The processing device 1800, in addition to its operating system functions, enables execution of software applications 1300A-1300N on the device 1000. A predetermined set of applications that control basic device operations, such as data and voice communications 1300A and 1300B, may be installed on the device 1000 during manufacture. In addition, a personal information manager (PIM) application may be installed during manufacture. The PIM is preferably capable of organizing and managing data items, such as e-mail, calendar events, voice mails, appointments, and task items. The PIM application is also preferably capable of sending and receiving data items via a wireless network 1401. Preferably, the PIM data items are seamlessly integrated, synchronized and updated via the wireless network 1401 with the device user's corresponding data items stored or associated with a host computer system.
Communication functions, including data and voice communications, are performed through the communications subsystem 1001, and possibly through the short-range communications subsystem. The communications subsystem 1001 includes a receiver 1500, a transmitter 1520, and one or more antennas 1540 and 1560. In addition, the communications subsystem 1001 also includes a processing module, such as a digital signal processor (DSP) 1580, and local oscillators (LOs) 1601. The specific design and implementation of the communications subsystem 1001 is dependent upon the communications network in which the mobile device 1000 is intended to operate. For example, a mobile device 1000 may include a communications subsystem 1001 designed to operate with the Mobitex™, Data TAC™ or General Packet Radio Service (GPRS) mobile data communications networks, and also designed to operate with any of a variety of voice communications networks, such as AMPS, TDMA, CDMA, PCS, GSM, etc. Other types of data and voice networks, both separate and integrated, may also be utilized with the mobile device 1000.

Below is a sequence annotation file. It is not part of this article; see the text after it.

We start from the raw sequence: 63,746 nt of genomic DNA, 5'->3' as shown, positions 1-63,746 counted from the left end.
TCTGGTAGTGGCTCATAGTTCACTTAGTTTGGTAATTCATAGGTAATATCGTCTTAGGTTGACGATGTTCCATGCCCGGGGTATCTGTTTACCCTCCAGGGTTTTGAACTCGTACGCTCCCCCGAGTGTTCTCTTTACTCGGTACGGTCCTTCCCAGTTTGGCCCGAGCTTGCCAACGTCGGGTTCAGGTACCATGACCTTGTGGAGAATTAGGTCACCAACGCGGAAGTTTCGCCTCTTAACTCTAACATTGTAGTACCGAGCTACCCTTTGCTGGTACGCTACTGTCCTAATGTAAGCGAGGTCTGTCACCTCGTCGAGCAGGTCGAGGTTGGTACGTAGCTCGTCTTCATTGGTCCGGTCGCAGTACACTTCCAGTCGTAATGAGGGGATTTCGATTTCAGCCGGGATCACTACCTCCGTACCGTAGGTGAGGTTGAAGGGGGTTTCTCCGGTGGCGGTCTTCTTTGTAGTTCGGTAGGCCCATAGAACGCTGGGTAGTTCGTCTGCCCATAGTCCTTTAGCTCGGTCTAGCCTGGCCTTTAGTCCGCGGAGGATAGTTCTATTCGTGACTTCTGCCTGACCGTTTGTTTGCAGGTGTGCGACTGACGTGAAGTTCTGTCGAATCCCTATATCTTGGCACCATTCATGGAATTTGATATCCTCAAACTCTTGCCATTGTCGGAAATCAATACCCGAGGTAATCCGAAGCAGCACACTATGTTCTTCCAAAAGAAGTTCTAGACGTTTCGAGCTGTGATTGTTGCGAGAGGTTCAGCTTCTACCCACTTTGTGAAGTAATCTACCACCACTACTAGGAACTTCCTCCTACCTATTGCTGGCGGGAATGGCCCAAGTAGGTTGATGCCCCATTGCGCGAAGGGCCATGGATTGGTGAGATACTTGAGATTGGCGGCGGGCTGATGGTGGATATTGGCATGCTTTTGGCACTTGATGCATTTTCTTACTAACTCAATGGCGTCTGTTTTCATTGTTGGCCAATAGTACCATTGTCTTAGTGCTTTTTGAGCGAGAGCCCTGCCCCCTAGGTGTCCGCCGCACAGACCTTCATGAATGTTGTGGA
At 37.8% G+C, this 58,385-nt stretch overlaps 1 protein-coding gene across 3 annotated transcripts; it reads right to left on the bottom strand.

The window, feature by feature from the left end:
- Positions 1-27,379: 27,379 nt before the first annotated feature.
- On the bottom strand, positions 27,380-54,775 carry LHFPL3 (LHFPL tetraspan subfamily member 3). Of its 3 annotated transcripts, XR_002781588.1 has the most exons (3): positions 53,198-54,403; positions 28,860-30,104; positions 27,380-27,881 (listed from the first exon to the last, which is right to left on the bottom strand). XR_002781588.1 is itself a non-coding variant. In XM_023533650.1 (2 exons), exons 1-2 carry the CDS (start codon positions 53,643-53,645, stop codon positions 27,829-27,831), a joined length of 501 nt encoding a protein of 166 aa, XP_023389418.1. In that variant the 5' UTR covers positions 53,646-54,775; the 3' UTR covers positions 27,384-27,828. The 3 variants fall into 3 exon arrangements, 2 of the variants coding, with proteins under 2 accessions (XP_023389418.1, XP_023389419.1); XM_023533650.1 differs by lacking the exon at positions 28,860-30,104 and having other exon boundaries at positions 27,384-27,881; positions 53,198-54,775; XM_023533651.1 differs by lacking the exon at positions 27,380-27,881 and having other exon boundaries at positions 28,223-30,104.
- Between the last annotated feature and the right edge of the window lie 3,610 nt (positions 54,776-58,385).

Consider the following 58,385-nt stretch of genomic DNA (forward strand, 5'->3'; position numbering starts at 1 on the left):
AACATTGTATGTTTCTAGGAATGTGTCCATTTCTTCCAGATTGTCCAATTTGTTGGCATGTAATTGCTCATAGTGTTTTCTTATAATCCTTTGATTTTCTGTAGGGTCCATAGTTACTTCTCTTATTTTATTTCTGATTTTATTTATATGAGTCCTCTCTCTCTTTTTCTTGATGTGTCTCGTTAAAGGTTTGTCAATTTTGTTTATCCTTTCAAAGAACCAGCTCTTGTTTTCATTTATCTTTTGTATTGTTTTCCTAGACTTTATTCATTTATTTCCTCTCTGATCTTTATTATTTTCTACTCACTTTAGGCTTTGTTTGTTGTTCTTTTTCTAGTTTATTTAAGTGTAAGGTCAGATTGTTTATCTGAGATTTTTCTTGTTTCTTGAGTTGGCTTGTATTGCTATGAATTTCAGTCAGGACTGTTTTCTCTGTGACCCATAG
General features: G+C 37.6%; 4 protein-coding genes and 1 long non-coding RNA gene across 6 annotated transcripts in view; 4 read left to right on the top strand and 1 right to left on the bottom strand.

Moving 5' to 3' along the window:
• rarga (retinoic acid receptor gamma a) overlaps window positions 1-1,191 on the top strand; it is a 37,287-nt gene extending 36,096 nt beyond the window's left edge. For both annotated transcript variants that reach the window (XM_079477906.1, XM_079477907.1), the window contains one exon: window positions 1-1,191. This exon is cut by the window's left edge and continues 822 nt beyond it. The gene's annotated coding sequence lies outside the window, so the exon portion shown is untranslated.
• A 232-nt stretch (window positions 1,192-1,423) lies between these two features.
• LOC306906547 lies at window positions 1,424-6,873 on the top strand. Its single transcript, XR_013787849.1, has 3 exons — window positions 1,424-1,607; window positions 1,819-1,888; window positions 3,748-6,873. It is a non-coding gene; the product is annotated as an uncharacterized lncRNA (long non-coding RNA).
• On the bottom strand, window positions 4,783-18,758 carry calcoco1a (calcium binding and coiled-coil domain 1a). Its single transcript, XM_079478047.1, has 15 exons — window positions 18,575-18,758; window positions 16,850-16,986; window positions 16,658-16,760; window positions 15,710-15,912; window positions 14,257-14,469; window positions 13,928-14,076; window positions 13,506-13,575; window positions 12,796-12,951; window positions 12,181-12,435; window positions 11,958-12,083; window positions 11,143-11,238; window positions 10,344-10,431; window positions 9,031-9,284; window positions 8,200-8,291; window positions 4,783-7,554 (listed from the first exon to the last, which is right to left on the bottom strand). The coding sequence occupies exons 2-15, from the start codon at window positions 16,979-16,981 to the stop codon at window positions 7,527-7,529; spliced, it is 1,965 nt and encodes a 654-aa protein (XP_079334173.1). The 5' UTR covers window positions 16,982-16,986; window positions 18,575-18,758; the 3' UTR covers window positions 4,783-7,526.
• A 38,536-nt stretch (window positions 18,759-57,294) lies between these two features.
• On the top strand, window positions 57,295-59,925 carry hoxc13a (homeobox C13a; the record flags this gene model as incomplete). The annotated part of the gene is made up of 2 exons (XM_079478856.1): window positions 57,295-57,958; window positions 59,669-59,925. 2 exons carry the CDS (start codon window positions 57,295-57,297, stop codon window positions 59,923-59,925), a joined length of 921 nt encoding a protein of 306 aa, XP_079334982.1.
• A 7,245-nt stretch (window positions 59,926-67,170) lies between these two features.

Network access requirements vary depending upon the type of communication system. For example, in the Mobitex and DataTAC networks, mobile devices are registered on the network using a unique personal identification number or PIN associated with each device. In GPRS networks, however, network access is associated with a subscriber or user of a device. A GPRS device therefore requires a subscriber identity module, commonly referred to as a SIM card, in order to operate on a GPRS network.
When required network registration or activation procedures have been completed, the mobile device 1000 may send and receive communications signals over the communication network 1401. Signals received from the communications network 1401 by the antenna 1540 are routed to the receiver 1500, which provides for signal amplification, frequency down conversion, filtering, channel selection, etc., and may also provide analog to digital conversion. Analog-to-digital conversion of the received signal allows the DSP 1580 to perform more complex communications functions, such as demodulation and decoding. In a similar manner, signals to be transmitted to the network 1401 are processed (e.g. modulated and encoded) by the DSP 1580 and are then provided to the transmitter 1520 for digital to analog conversion, frequency up conversion, filtering, amplification and transmission to the communication network 1401 (or networks) via the antenna 1560.